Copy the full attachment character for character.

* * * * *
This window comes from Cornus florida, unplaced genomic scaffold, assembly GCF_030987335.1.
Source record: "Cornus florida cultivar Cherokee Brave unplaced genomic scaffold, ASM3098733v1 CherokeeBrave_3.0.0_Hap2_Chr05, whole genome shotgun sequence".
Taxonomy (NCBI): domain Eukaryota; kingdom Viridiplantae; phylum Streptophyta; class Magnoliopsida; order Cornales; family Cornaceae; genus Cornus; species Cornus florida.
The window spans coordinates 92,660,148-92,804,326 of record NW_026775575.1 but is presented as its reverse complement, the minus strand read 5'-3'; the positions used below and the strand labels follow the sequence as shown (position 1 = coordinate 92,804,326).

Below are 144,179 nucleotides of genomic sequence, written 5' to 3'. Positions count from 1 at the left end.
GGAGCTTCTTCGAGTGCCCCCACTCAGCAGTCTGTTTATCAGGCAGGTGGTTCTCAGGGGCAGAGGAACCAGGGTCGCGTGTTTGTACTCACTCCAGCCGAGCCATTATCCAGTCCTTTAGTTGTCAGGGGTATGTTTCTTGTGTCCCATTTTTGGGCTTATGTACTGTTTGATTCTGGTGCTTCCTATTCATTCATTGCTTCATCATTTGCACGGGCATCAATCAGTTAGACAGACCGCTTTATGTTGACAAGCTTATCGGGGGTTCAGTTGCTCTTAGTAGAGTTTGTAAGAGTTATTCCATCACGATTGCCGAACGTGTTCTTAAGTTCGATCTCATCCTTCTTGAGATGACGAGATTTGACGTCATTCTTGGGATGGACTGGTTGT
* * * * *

This window comes from Cornus florida, unplaced genomic scaffold, assembly GCF_030987335.1.
Source record: "Cornus florida cultivar Cherokee Brave unplaced genomic scaffold, ASM3098733v1 CherokeeBrave_3.0.0_Hap2_Chr05, whole genome shotgun sequence".
Taxonomy (NCBI): domain Eukaryota; kingdom Viridiplantae; phylum Streptophyta; class Magnoliopsida; order Cornales; family Cornaceae; genus Cornus; species Cornus florida.
The window spans coordinates 92,660,148-92,804,326 of record NW_026775575.1 but is presented as its reverse complement, the minus strand read 5'-3'; the positions used below and the strand labels follow the sequence as shown (position 1 = coordinate 92,804,326).

Below are 144,179 nucleotides of genomic sequence, written 5' to 3'. Positions count from 1 at the left end.
GGAGCTTCTTCGAGTGCCCCCACTCAGCAGTCTGTTTATCAGGCAGGTGGTTCTCAGGGGCAGAGGAACCAGGGTCGCGTGTTTGTACTCACTCCAGCCGAGCCATTATCCAGTCCTTTAGTTGTCAGGGGTATGTTTCTTGTGTCCCATTTTTGGGCTTATGTACTGTTTGATTCTGGTGCTTCCTATTCATTCATTGCTTCATCATTTGCACGGGCATCAATCAGTTAGACAGACCGCTTTATGTTGACAAGCTTATCGGGGGTTCAGTTGCTCTTAGTAGAGTTTGTAAGAGTTATTCCATCACGATTGCCGAACGTGTTCTTAAGTTCGATCTCATCCTTCTTGAGATGACGAGATTTGACGTCATTCTTGGGATGGACTGGTTGT